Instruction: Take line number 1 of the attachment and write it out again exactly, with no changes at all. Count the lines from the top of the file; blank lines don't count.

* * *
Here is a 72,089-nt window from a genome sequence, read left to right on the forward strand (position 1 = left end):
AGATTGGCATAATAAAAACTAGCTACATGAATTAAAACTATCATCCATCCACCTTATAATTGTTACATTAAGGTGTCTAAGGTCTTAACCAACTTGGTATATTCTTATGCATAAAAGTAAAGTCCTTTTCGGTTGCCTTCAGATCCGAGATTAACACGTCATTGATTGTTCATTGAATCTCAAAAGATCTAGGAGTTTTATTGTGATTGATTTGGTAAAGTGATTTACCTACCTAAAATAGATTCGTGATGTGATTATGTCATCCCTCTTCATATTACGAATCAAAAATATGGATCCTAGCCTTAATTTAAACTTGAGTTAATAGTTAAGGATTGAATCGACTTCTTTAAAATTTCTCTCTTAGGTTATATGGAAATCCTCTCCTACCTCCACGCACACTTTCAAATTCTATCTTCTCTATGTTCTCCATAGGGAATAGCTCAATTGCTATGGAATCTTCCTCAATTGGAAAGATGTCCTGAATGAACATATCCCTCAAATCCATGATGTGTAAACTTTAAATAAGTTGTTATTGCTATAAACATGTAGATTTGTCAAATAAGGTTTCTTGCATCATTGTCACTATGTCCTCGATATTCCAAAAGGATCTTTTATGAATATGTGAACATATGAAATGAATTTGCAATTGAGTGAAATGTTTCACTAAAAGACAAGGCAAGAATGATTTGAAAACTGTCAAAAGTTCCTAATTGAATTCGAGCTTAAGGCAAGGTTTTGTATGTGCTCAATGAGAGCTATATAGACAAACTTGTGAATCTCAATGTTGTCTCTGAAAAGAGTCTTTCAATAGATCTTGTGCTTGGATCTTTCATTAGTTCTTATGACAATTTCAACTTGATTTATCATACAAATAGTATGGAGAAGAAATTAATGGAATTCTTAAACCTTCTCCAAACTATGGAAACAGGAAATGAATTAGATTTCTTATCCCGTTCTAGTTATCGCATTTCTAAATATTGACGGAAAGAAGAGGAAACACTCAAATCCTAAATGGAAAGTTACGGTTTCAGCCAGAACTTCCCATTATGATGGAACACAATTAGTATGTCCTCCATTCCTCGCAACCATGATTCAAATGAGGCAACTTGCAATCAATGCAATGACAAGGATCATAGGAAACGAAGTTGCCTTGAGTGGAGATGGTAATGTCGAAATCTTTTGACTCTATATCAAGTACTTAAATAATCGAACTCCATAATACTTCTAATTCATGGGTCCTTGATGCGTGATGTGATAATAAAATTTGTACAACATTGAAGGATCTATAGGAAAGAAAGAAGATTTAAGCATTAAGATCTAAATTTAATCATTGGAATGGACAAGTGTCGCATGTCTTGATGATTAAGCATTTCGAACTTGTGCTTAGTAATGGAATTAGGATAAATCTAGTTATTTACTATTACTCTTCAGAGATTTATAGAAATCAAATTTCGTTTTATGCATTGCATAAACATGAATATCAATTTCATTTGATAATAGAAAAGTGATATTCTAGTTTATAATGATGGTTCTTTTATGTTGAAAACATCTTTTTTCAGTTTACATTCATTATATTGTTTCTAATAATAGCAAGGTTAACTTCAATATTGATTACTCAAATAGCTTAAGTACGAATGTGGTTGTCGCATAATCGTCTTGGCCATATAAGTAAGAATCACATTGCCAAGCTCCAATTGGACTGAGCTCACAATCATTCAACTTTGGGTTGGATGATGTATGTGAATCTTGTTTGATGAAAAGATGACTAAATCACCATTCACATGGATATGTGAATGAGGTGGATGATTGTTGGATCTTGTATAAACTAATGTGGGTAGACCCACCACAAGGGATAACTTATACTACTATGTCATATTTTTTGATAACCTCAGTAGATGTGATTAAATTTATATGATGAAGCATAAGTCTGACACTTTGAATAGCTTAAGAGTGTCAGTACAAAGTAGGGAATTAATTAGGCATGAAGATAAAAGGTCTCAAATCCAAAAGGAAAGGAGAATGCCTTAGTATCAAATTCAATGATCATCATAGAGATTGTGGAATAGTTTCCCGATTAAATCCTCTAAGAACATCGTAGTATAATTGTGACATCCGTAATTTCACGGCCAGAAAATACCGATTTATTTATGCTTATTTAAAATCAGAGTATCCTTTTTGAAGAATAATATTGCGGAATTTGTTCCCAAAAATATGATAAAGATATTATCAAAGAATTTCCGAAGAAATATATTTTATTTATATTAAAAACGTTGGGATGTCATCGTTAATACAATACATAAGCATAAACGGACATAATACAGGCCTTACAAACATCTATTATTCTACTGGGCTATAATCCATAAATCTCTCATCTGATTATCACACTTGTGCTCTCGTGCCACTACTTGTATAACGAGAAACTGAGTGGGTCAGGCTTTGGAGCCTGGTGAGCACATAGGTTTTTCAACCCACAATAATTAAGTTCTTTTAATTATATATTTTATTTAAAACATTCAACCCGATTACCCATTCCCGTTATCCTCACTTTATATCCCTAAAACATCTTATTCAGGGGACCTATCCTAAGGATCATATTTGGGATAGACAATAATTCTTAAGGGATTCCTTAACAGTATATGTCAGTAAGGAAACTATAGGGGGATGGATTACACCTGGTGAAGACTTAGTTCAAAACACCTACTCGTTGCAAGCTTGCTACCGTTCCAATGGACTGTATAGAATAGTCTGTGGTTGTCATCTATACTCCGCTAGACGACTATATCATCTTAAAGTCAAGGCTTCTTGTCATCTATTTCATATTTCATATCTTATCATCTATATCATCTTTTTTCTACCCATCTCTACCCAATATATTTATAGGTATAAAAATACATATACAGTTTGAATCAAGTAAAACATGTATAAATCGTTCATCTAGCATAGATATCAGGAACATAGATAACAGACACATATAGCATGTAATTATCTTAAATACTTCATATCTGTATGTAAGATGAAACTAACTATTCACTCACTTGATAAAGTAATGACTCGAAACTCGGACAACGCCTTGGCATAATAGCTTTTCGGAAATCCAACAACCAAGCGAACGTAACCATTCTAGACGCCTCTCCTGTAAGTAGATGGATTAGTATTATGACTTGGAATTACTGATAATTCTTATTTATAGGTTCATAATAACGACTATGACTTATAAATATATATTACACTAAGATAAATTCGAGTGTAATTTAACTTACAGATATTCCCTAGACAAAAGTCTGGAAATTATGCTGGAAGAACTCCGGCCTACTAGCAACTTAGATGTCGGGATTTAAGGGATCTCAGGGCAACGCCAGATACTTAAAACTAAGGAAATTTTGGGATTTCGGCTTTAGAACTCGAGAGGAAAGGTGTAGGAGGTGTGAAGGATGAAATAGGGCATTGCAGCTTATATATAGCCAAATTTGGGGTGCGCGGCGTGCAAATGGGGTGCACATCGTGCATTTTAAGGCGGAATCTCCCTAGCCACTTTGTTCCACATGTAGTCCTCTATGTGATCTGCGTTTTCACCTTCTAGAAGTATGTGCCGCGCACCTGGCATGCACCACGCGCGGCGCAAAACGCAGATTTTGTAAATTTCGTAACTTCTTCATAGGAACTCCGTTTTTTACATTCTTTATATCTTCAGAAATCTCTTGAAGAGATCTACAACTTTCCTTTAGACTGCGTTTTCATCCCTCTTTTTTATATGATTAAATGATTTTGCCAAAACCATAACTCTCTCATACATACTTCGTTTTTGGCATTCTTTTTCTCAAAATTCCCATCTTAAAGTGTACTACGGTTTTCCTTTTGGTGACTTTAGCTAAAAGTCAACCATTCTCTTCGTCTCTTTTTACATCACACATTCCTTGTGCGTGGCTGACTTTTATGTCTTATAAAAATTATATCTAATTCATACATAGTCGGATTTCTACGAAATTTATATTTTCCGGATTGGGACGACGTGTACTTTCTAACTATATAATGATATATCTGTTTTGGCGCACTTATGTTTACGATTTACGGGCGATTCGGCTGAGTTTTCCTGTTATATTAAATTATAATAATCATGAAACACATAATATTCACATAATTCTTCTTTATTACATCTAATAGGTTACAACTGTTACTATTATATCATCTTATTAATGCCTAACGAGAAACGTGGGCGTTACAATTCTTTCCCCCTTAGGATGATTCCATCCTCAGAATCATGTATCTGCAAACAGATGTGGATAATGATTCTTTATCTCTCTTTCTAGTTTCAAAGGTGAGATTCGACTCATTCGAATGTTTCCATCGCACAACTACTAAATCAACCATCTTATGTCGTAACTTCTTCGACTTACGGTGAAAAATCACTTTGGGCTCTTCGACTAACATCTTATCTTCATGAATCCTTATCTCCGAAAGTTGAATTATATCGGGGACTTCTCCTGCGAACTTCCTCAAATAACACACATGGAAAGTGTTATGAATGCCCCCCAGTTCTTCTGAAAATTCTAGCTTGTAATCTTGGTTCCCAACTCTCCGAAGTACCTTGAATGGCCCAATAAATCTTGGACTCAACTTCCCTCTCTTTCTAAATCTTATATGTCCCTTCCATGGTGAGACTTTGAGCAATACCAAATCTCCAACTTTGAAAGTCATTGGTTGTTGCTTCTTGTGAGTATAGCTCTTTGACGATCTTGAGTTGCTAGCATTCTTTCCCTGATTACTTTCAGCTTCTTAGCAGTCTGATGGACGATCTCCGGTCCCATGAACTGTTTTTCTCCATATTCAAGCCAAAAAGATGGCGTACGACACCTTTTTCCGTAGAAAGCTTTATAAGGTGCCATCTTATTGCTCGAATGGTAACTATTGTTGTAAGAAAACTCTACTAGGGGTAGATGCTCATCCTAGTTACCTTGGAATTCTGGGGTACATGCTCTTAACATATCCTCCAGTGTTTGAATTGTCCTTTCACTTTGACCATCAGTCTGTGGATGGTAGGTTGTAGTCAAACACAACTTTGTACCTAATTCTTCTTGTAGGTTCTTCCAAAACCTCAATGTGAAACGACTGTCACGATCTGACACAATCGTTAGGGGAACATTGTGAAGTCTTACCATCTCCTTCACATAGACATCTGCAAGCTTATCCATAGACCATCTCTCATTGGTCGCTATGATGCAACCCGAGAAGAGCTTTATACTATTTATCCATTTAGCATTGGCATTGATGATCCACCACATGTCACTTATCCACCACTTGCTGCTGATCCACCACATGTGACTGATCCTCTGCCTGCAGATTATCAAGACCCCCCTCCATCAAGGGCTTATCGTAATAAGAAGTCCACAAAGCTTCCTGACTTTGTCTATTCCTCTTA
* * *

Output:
Here is a 72,089-nt window from a genome sequence, read left to right on the forward strand (position 1 = left end):